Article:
Sweet corn fritters

Just around the corner from my house is a very nice Thai restaurant called Smiles. I would recommend it to anyone; It’s a quaint, friendly place to eat, they do great tofu dishes and, if requested, they will walk my order straight to my door. The problem they have is that everything tastes like liquorice. The majority of their main dishes have a distinct aniseed flavour. They are still delicious but, once you’ve tasted one dish, the rest taste a bit similar; tofu with basil, chilli and liquorice, red curry with bamboo shoots, lime leaves and liquorice. (The menu doesn’t actually say that, by the way. Nobody would order.) It means I don’t eat there as often as I would if they just held back a bit on the anise. They also appear to be shut a lot on days I want to order. Turns out they’re just closed on Mondays.

They do, however, have a starter which (literally) blew my mind. Tod Mun Kao Pode or Sweet corn cakes to those of you not in the know. They are thin, crunchy, sweet and spicy little fritters which come with a little pot of homemade sweet chilli. I love them and had not had them in ages, so I decided to reproduce them at home. I failed horribly but, in the process, made really good fritters anyway. Mine were kind of airy and light, a bit scotch pancake-like in texture. I had them twice, both with different accompaniments. The second days batch were not as fluffy as the previous day. they were crunchier and denser. I think maybe it was something to do with baking powder not being active or something. I don’t really know. I’m not a scientist.

Sweet corn fritters

200g fresh or frozen sweet corn

6 spring onions, thinly sliced

1 red chilli, finely chopped

75g plain flour

3 eggs

40g sesame seeds

2 tbsp soy sauce

1 tsp baking powder

1/2 tsp turmeric

1 tsp ground cumin

A handful of chopped coriander

Mix the dry ingredients together in a large bowl. Whisk in the soy sauce and then the eggs. Stir in the corn, spring onion and chilli. The mixture should be quite thick and sticky. My Mum would call it ‘clarty’. Don’t ask. Fry in small batches in a little oil in a non-stick pan until fluffy and golden. That’s it.

It makes a decent amount of mixture so I had fritters twice. The first time was as a side dish to a tofu stir fry. I served it with a dip made by combining 2 tbsp honey, juice of 1 lime, 1 tbsp soy, 1/2 a sliced chilli and a handful of finely chopped coriander. Worked nicely. For lunch the next day I had it with some leftover cous-cous salad and fresh salsa.  

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Marinated tofu with satay sauce

My brother bought me a sack of Monkey Nuts for Christmas. They were a confusing addition to a very nice hamper and I didn’t really know what to do with them. The rest of the gifts are much simpler to use –  the cheese, crackers and chutney will make a nice snack, the olives and jalapenos will top a pizza and the Christmas cake can have its disgusting icing thrown away and the lovely fruitcake eaten with coffee.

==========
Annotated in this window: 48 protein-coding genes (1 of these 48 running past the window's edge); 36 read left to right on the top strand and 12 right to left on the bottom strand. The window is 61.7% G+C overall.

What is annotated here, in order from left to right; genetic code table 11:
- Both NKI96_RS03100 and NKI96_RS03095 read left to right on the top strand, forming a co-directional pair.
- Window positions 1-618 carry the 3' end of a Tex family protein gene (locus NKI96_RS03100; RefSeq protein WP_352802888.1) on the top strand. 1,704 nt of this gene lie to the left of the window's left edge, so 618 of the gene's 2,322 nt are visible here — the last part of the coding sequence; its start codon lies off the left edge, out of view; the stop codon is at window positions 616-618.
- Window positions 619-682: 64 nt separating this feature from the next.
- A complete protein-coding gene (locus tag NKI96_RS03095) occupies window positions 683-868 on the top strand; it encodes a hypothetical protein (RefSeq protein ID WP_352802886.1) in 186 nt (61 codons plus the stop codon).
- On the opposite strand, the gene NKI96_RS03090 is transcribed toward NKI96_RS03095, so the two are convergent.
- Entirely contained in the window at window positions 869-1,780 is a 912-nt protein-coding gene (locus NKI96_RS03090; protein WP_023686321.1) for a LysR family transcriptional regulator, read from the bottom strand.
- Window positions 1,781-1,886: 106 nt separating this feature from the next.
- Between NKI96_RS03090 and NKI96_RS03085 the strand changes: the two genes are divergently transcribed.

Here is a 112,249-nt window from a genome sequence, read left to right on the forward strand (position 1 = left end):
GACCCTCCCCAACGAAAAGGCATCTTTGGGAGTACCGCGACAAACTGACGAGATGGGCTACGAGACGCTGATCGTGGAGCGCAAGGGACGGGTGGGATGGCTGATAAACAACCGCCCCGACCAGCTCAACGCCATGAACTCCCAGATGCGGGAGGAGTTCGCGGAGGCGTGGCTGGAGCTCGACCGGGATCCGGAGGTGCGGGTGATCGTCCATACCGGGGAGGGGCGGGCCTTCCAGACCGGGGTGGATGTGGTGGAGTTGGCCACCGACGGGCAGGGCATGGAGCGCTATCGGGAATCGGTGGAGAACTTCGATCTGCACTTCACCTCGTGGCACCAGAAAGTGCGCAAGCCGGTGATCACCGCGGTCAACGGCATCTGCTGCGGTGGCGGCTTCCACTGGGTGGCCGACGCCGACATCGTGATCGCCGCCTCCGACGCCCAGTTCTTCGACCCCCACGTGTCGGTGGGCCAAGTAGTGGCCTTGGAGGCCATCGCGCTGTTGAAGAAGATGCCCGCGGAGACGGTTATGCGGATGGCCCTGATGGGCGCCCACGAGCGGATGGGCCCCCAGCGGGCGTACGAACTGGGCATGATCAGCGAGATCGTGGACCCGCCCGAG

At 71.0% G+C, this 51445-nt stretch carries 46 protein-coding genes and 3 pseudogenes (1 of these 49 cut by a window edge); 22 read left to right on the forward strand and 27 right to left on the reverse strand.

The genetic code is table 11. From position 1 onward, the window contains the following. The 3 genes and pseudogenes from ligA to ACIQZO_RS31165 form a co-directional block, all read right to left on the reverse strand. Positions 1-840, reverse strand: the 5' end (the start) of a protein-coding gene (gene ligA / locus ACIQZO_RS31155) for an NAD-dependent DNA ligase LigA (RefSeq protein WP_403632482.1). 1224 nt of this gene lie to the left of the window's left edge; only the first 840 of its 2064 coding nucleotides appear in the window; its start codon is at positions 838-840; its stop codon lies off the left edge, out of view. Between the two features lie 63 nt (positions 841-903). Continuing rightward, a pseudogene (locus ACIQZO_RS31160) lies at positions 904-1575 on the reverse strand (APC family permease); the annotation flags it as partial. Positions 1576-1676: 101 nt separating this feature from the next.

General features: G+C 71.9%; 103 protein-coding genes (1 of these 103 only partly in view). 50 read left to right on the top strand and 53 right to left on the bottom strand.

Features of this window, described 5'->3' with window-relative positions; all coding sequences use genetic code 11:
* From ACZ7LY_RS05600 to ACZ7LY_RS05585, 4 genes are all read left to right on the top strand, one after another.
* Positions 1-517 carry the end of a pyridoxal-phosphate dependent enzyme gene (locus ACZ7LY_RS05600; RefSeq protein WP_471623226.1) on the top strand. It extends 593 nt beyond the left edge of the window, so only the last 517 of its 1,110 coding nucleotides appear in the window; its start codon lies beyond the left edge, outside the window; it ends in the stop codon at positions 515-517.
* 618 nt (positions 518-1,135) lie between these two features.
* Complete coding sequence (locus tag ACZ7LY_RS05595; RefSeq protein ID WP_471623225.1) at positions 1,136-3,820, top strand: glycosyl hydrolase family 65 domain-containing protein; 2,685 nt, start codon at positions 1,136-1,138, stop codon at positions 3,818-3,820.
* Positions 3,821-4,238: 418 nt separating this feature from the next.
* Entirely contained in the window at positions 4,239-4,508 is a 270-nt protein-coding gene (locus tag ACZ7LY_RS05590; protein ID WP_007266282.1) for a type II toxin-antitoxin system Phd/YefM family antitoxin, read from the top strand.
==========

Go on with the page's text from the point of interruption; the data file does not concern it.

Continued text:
Monkey nuts though? I forgot they even existed. I thought they were awesome when I was 8 until I’d spent twenty minutes ripping 3 or 4 of them apart. The reward for all your hard work was pathetically unsatisfying and you ended up with that weird flaky skin stuff stuck to the roof of your mouth. And it’s messy. Don’t they come unshelled in bags now?

I don’t mean to sound ungrateful – the hamper was great and will all get used lovingly in various recipes (Zenf? Nice one!). It also turns out they were perfect for a recipe I wanted to try. It took me about an hour to peel them though…

I reckon you can use normal salted peanuts. Maybe lose the soy sauce in the satay though?

Marinated tofu with satay sauce.

For the tofu;

400g firm tofu, cubed

1 red chilli, deseeded and roughly chopped

1 stalk lemongrass, roughly chopped

2 tbsp toasted sesame oil

2 tbsp soy sauce

Pinch of coriander leaves

For the peanut sauce;

150g peanuts, toasted

1 stalk lemongrass, roughly chopped

1 red chilli, deseeded and chopped

2 cloves garlic, chopped

1 thumb-size piece ginger, peeled and chopped

2 shallots, roughly chopped

Juice of 1 lime

1 tbsp soy sauce

1 400ml tin of coconut milk

For the tofu marinade put the chilli, lemongrass, coriander, oil and soy sauce in a food processor and blitz. Put the tofu in a dish and pour over the mixture. Cover and put in the fridge for an hour or so.

Put the peanuts in the food processor and blitz, leaving a bit of texture. Remove and then put in all the rest of the ingredients, apart from the coconut milk. Blend into a rough paste. Heat some oil in a saucepan and add the paste. Cook until it’s fragrant – the smells completely dominate your kitchen! Add the peanuts and the coconut milk, stir and simmer until it thickens.

Meanwhile, fry the tofu pieces in a very hot, non-stick frying pan until nicely coloured on all sides. Pour the sauce over the tofu. I served it with toasted garlic noodles, sliced spring onion and some alfalfa I got reduced at Sainsbury’s.